During a bloody 1966 genocide in Nigeria that ended with as many as 50,000 Igbo tribe members murdered, a group of Christian missionaries risked their own lives to save others.
Among them were former Samford University professor Bill Cowley and his wife, Audrey, who were Southern Baptist missionary educators in Jos, Nigeria, at the time. Their daughters, Carol and Karen, were ages 10 and 8.
Although they haven’t spoken about it much through the years, the Cowleys and others have recently begun to share their memories of the atrocities.
They and other missionaries who assisted the targeted Nigerians are featured in a documentary that chronicles the tribal bloodshed in and around Jos that September of 1966.
The Disturbances, produced by the Baptist Center for Ethics, will be shown at Samford during homecoming week at 7 p.m. Thursday, Nov. 10, in Brock Forum. The viewing is sponsored by Samford’s Global Center and Office of Spiritual Life. The Cowleys will attend.
Earlier this fall, the couple spoke at Samford about the events that led to their dramatic transport of a van load of Igbos to an airplane and ultimate safety. They were joined in the discussion, hosted by Samford’s Global Center and religion department, by one of the film’s producers, Cliff Vaughn.
The Cowleys were assigned to Nigeria in 1955 to help start schools in anticipation of the nation’s independence in 1960. After founding Baptist High School in Jos, located in predominately Muslim northern Nigeria, they quickly grew accustomed to unrest among the many nearby tribes.
“Tribalism has always been the enemy of peace,” said Bill Cowley, noting that there were at least 200 tribes in Nigeria, with 30 to 50 in the immediate area of the school. “Each had their own customs, friends and enemies.”
The school, however, was set up as a singular entity that was not aligned with any particular tribe. A prominent sign on the campus proclaimed Psalm 133:1: “Behold how good and pleasant it is for brothers to dwell together in unity.”
“We weren’t there to take sides, or we might have been banned, and we wanted to stay a while,” Cowley said.
The tensions leading to the 1966 genocide had begun when Igbo tribe members from southern Nigeria migrated to the north in response to jobs created by economic development in the new nation.
The Igbo people quickly adapted to western education and training, and rose to the top in the job pool, Cowley said. The northern people, mostly Hausa, became resentful of the sometimes boastful Igbos.
When recurring incidents and rumors erupted in genocide in September of 1966, the Cowleys sheltered six Igbo teachers and students in an uninhabited house near their home about a mile from the school’s compound.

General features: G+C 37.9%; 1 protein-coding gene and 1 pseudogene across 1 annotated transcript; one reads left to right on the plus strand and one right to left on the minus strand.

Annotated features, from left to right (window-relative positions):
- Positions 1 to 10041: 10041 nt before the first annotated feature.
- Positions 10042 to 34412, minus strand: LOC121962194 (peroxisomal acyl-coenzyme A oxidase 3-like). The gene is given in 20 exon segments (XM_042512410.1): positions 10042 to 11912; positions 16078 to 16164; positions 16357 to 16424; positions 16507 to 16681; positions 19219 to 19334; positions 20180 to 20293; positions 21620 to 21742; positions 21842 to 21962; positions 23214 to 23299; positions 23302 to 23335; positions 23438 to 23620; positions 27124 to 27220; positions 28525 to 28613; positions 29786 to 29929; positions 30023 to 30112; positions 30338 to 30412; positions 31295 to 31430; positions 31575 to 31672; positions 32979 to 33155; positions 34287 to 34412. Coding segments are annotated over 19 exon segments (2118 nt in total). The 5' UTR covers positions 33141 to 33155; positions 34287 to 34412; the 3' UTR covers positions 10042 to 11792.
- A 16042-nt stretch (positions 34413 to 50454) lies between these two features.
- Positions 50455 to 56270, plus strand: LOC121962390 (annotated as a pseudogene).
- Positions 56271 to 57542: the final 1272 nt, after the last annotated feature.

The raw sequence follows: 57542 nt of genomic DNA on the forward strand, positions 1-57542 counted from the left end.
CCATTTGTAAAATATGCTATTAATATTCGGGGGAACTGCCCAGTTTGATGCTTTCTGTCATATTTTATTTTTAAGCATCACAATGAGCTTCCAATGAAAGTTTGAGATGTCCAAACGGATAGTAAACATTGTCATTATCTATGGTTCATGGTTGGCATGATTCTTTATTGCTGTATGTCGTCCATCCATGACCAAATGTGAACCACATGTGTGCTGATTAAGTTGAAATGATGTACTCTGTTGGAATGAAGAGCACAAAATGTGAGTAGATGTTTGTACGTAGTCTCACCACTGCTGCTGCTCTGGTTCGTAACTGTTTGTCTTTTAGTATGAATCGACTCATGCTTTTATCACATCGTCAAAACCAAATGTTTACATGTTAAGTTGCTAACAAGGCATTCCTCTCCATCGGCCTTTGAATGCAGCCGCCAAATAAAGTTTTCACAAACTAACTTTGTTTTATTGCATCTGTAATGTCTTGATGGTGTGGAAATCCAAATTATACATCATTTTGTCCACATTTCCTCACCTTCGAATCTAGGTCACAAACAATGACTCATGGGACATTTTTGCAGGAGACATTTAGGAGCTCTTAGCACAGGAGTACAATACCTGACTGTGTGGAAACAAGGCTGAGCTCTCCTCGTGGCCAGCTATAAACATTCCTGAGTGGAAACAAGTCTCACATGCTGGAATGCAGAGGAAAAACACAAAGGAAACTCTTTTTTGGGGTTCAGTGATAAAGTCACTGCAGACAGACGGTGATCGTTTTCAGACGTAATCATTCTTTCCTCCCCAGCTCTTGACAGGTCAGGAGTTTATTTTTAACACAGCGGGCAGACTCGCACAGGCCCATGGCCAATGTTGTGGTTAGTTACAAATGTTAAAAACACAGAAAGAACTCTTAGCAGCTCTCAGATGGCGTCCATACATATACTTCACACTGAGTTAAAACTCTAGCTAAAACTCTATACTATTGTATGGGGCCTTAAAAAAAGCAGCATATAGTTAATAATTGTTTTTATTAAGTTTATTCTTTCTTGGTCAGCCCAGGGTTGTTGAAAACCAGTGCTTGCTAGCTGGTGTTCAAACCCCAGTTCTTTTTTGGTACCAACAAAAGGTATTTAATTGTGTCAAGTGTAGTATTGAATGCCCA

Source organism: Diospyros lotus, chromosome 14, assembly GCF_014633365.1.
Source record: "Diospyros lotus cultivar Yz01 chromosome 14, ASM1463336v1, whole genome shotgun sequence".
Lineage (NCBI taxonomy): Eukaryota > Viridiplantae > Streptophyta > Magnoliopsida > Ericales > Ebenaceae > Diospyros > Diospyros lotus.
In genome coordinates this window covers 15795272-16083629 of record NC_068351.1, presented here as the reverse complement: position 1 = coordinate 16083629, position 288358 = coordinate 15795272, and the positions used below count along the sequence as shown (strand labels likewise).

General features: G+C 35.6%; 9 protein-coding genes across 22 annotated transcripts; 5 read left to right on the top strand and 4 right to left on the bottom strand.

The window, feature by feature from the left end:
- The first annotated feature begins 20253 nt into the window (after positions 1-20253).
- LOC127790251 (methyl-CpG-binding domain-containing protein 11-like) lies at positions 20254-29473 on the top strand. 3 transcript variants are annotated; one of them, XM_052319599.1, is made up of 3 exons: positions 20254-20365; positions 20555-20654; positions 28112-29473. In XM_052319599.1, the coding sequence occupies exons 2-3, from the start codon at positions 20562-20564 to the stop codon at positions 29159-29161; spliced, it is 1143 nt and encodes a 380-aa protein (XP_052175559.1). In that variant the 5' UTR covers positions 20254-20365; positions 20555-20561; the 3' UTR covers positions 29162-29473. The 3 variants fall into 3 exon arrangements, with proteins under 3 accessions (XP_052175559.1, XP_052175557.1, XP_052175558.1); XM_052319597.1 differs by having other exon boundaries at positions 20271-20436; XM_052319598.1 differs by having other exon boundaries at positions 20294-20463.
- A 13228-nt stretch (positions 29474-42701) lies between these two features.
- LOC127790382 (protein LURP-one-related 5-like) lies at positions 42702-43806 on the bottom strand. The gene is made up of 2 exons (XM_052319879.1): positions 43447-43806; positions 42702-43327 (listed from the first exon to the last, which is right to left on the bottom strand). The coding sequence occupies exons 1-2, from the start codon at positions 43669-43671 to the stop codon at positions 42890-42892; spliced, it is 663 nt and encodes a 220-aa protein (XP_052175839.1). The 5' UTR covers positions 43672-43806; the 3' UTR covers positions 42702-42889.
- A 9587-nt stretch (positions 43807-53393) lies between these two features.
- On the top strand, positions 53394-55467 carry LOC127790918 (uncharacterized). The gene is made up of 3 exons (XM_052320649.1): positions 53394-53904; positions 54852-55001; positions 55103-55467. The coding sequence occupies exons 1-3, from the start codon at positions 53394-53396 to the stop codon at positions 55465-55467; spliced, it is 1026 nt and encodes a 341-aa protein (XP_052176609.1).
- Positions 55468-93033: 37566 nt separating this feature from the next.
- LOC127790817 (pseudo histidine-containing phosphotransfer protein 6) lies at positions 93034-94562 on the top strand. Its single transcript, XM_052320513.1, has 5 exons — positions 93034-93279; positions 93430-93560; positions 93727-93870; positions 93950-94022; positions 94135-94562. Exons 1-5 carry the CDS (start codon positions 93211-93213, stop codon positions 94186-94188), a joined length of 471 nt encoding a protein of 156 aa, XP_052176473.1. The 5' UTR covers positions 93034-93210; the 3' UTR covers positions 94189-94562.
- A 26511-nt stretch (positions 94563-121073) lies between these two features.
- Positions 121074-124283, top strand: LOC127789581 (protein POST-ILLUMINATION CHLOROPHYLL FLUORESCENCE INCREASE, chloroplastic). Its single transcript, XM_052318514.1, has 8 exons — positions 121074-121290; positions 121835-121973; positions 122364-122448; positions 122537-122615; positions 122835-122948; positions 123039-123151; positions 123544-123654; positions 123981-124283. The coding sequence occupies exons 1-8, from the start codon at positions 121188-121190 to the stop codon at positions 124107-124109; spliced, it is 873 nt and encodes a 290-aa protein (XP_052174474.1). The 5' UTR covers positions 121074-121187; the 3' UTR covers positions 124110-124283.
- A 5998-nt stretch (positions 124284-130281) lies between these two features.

“There was never any thinking that we would do nothing and leave our teachers and students in danger,” Cowley said.
Soon came rumors of plans to evacuate Igbos via airplanes that would shuttle them to safety in other parts of the country. But that meant first secretly transporting them through 10 miles of military and police check points between the school and the airport.
Cowley recalls driving a van back and forth through security positions for a week so that the security detail would be acquainted with the vehicle. “We made friends with the soldiers and policemen,” Cowley said.
On the day of evacuation, they removed the van’s center seat to hide their extra passengers, and Cowley carefully drove past the inspectors, who received cheerful waves from Karen and Carol through the rear window.
“It was the longest day of my life,” Cowley remembers 50 years later. In the front passenger’s seat and throughout the long day, Audrey Cowley used her nervous energy to knit a scarf.
“I had to do something with my hands,” recalled the math educator who served as national treasurer of Woman’s Missionary Union when they returned to the states after 23 years in Nigeria.
The Cowleys chose not to put their passengers on the first plane that arrived as it was going further north. It was later learned that all the Igbos aboard were killed as they left the plane at its destination. “It was of the Lord that our six did not get on the first plane,” Audrey said.
After their six flew out on a second plane, “We didn’t hear anything from them for many months,” Cowley said.
A few years later, former student Jonathan Ikerionwu returned to the Jos school and more recently reunited with them at Samford. Ikerionwu, who earned a doctorate in the United States, is now a professor in Nigeria.
At the time, and for years later, the genocide was kept very quiet.
“When we came home, nobody wanted to talk about it. Such an occurrence in Africa typically wasn’t in the papers,” Cowley said, recalling the fear that there might be blowback in Nigeria. “We didn’t want it thought that we were taking sides.”
When the Cowleys retired from the mission field, he began a 16-year tenure (1977–93) on the Samford religion and speech faculties. The religion department gives an annual award in his name to an outstanding student.
The couple became beloved surrogate parents to scores of missionary kids who attended Samford over the course of three decades. An endowed scholarship fund was established in their name to assist MKs at Samford.